Portable closets: Secrets and lives in Britain since gay liberation
Public keynote in connection with International workshop on the Politics of Family Secrecy,
The double life and the closet tend to be associated with a time before the partial decriminalisation of homosexuality in 1967 and the Gay Liberation Front call to ‘come out’ in the early 1970s. Though the social and cultural terrain in Britain has certainly shifted, this lecture shows how and why various kinds of secret have continued to matter to many queer people and have made their lives liveable. Based on new research and interviews for the recent Queer Beyond London project, Matt Cook looks at how people’s backgrounds, families, and the places they live have made a portable closet a comforting, desirable and even enjoyable queer space in the years since gay liberation.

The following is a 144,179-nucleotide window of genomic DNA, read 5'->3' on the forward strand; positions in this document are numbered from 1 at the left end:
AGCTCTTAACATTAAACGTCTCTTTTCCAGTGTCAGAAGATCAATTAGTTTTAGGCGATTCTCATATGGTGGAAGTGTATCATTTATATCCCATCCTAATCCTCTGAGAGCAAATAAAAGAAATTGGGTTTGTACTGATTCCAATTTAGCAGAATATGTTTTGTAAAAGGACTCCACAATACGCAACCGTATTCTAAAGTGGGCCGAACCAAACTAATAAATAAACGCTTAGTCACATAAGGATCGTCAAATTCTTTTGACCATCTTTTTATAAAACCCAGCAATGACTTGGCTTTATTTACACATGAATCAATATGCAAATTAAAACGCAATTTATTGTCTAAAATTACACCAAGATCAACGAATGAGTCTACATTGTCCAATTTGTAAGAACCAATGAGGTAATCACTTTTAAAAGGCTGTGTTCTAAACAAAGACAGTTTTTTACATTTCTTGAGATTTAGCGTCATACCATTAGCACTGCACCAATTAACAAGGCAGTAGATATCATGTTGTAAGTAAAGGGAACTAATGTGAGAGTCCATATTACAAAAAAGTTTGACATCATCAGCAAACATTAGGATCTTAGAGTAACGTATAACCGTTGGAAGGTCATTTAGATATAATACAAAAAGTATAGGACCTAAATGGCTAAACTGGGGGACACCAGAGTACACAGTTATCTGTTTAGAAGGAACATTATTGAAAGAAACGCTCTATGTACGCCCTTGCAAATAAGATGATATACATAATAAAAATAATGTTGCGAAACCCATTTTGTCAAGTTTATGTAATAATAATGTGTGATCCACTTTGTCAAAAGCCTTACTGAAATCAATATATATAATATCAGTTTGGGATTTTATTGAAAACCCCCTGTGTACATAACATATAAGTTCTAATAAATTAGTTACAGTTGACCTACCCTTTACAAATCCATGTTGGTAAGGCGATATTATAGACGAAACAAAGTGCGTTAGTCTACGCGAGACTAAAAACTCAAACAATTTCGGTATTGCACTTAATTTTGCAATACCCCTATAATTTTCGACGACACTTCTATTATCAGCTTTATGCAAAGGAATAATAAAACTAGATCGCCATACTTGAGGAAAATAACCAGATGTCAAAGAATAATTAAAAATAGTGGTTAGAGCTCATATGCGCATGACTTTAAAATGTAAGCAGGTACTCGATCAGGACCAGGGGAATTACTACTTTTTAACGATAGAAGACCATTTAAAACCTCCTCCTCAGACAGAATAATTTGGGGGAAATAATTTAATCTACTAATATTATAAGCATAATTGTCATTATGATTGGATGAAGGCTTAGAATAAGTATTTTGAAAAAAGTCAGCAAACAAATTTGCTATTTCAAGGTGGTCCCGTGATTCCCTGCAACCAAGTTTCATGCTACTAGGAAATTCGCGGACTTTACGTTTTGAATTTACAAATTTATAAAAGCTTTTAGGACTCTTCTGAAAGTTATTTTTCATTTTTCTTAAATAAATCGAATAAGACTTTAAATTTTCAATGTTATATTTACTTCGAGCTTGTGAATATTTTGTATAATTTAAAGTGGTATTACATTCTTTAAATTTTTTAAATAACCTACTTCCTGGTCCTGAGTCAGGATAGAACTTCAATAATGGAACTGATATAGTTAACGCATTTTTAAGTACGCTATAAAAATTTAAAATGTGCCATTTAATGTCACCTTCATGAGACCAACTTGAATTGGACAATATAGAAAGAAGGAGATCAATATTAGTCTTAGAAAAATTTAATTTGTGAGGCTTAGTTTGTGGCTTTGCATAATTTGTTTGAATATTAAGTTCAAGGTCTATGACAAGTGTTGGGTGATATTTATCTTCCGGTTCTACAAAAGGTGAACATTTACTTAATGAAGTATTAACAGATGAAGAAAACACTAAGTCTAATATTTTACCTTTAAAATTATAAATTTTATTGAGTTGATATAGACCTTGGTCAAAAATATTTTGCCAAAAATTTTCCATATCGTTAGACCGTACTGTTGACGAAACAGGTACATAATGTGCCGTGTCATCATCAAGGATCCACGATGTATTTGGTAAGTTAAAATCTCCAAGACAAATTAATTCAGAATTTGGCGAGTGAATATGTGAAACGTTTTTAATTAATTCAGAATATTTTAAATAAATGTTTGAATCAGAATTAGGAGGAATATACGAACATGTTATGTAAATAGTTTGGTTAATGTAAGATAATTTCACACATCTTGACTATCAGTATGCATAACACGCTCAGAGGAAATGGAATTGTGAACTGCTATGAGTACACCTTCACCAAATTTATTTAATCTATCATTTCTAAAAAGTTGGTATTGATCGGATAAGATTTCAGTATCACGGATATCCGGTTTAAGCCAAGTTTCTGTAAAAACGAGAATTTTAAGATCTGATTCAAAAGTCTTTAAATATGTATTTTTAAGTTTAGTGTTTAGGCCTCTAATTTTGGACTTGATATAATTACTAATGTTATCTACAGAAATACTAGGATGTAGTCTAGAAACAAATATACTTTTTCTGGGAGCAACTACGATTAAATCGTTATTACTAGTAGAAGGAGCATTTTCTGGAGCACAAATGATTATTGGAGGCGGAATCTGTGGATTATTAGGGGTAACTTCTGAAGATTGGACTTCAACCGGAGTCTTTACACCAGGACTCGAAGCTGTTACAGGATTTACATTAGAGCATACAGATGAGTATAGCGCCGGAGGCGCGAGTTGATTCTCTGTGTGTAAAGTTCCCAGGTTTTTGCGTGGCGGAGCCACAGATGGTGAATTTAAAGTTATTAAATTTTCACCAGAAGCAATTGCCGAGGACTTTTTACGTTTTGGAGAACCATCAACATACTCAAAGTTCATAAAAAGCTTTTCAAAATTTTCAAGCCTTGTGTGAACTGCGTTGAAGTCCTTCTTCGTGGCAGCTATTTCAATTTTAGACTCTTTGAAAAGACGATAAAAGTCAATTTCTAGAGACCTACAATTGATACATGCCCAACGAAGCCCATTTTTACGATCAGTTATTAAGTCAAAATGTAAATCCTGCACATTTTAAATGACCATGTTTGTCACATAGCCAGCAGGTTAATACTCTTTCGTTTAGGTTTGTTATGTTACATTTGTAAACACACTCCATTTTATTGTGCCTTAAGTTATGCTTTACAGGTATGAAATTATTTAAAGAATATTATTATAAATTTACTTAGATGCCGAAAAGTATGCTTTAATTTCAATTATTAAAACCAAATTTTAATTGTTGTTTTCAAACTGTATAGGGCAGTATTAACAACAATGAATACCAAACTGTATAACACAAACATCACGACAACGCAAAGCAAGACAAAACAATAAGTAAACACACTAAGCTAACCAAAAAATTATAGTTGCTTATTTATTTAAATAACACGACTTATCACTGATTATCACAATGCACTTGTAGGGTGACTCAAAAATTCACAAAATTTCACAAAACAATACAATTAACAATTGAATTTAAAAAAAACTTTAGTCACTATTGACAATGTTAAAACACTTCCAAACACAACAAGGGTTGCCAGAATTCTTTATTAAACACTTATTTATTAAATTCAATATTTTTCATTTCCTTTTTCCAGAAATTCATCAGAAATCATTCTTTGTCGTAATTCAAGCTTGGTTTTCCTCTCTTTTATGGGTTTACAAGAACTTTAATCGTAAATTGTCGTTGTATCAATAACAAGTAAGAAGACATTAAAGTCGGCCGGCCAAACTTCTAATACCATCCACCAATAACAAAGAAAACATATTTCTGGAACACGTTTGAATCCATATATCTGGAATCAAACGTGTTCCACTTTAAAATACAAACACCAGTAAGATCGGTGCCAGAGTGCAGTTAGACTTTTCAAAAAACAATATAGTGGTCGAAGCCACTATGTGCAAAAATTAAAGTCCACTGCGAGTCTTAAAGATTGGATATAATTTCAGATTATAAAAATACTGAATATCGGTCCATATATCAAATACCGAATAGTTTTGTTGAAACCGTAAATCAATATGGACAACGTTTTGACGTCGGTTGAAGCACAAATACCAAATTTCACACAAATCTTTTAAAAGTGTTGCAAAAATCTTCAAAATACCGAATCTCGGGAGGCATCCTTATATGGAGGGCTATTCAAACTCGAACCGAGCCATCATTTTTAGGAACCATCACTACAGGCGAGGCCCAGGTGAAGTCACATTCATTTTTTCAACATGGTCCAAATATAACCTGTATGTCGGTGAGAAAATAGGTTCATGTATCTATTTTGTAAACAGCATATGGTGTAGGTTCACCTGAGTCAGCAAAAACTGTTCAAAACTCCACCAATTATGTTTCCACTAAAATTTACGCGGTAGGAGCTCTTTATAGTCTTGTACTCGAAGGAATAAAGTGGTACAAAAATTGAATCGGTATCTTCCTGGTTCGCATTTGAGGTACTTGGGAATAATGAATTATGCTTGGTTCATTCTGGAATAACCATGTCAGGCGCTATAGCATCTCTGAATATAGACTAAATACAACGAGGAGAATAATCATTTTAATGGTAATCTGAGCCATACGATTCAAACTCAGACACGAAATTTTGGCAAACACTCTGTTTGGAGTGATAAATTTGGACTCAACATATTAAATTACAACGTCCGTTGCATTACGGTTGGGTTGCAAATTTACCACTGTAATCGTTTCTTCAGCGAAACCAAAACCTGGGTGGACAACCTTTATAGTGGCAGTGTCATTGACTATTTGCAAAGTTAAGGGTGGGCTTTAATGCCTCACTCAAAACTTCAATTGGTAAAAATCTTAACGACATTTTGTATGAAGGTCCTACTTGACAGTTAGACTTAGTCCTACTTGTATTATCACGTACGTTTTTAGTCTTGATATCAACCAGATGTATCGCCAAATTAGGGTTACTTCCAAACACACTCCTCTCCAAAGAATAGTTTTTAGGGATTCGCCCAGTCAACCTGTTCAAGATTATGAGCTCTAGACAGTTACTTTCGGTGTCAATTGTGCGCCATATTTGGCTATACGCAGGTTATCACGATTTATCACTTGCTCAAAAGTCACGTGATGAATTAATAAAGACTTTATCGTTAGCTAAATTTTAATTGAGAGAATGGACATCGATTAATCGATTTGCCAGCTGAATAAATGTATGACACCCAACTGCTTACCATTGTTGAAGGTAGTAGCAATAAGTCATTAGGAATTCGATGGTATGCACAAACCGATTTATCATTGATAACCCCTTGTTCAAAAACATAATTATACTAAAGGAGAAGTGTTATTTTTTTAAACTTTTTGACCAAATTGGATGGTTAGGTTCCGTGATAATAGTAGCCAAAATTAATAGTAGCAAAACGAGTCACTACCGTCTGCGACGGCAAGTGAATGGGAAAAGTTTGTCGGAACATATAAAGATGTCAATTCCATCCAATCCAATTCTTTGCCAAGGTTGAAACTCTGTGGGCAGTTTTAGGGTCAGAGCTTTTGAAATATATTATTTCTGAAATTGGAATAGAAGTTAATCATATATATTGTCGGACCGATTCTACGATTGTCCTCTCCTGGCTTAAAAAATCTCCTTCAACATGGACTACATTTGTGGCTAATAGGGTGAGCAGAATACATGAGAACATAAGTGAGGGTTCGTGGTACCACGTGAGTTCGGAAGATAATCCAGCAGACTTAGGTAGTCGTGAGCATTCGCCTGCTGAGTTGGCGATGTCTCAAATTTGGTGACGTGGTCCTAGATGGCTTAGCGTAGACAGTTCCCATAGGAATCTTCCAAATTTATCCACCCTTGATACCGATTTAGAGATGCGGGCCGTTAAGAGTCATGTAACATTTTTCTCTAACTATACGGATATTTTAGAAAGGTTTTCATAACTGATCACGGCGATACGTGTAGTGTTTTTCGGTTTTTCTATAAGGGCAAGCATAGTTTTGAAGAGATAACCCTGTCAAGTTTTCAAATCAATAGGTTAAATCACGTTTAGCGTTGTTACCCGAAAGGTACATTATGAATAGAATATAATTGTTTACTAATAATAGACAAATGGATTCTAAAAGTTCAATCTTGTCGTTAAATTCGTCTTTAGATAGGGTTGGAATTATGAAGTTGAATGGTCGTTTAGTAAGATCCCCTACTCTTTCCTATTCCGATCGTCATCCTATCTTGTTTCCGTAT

Matt Cook is professor of Modern History at Birkbeck, University of London. He is the author of London and the Culture of Homosexuality (2003) and Queer Domesticities (2014) and was principal investigator on Queer Beyond London (2016 – 2018).
International workshop on the Politics of Family Secrecy
University of Copenhagen, January 27 – 29, 2021
In this workshop we examine the historically contingent politics of family secrecy from a variety of angles, exploring individual cases as well as broader theoretical and ethical issues pertaining to the study of secrecy. The workshop is organized by the project The Politics of Family Secrecy and is funded by the DFF, the Independent Research Fund Denmark.
Please join us for Matt Cook’s keynote, which will be free and available to the public via zoom: https://ucph-ku.zoom.us/j/62486953126